There are generally two types of DTC codes: active and pending. Some scanners have separate menu options for viewing each type of code.
- Active codes are DTCs that trigger the check engine light. These represent issues that should be addressed immediately.
- Some DTCs related to the emissions control system don’t immediately trigger the check engine light. These are minor but recurring failures and will be stored as pending codes. A pending code will become an active code and trigger the check engine light once a certain failure threshold is met.
If you’re trying to determine the cause of a check engine light, check active codes.
5. Decipher The DTCs
A diagnostic trouble code is displayed as an alphanumeric string. For example, the engine trouble code for a loose gas cap is “P0457.” The quickest way to understand the meaning of a DTC is to look it up online using a search engine. Some more advanced diagnostic scanners will decipher and explain the code for you.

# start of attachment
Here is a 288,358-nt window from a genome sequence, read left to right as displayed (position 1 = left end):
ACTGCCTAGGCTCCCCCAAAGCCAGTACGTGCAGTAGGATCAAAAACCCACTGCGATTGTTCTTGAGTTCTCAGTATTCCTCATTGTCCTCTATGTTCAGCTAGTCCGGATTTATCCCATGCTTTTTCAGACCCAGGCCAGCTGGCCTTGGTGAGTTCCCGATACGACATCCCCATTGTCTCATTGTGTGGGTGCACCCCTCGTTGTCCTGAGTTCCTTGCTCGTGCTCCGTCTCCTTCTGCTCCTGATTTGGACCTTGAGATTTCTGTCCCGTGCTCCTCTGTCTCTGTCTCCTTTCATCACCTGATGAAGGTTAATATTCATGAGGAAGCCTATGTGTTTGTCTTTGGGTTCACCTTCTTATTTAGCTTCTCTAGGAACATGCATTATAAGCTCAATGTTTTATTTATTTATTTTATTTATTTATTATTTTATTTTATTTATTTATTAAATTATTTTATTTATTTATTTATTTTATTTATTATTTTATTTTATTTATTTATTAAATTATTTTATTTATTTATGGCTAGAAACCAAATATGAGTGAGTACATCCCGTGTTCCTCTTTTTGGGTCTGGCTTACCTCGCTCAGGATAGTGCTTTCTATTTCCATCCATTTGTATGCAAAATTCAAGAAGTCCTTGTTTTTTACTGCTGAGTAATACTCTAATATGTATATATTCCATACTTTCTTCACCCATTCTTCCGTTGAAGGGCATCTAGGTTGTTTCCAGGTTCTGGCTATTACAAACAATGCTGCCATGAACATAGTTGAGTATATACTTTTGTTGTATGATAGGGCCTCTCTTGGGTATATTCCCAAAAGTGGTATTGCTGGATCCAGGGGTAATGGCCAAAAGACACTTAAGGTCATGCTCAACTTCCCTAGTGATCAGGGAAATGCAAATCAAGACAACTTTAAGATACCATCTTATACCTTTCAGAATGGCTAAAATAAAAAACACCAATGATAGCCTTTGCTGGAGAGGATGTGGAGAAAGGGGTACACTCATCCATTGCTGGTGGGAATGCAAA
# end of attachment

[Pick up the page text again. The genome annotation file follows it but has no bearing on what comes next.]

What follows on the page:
The first letter in a DTC can be P, B, C, or U. This letter indicates what part of your vehicle has an issue.
- P: Indicates an issue with the powertrain (the engine, transmission, and fuel system)
- B: Indicates an issue with the body (cabin interior parts such as the steering system, airbags, and seatbelts)
- C: Indicates an issue with the chassis (components underneath the car such as the axles, ABS, wheels, and power steering)
- U: Indicates a network issue (wiring)
Some diagnostic trouble codes are universal, while others are manufacturer specific. The number that follows the first letter of a DTC will be either 0 or 1. A 0 indicates a universal (generic) code and a 1 indicates a manufacturer-specific code.
Most OBD2 scanners have broad compatibility with most manufacturers. If your vehicle is vintage, luxury, or built by an obscure manufacturer, research which OBD2 scanners are compatible with your car.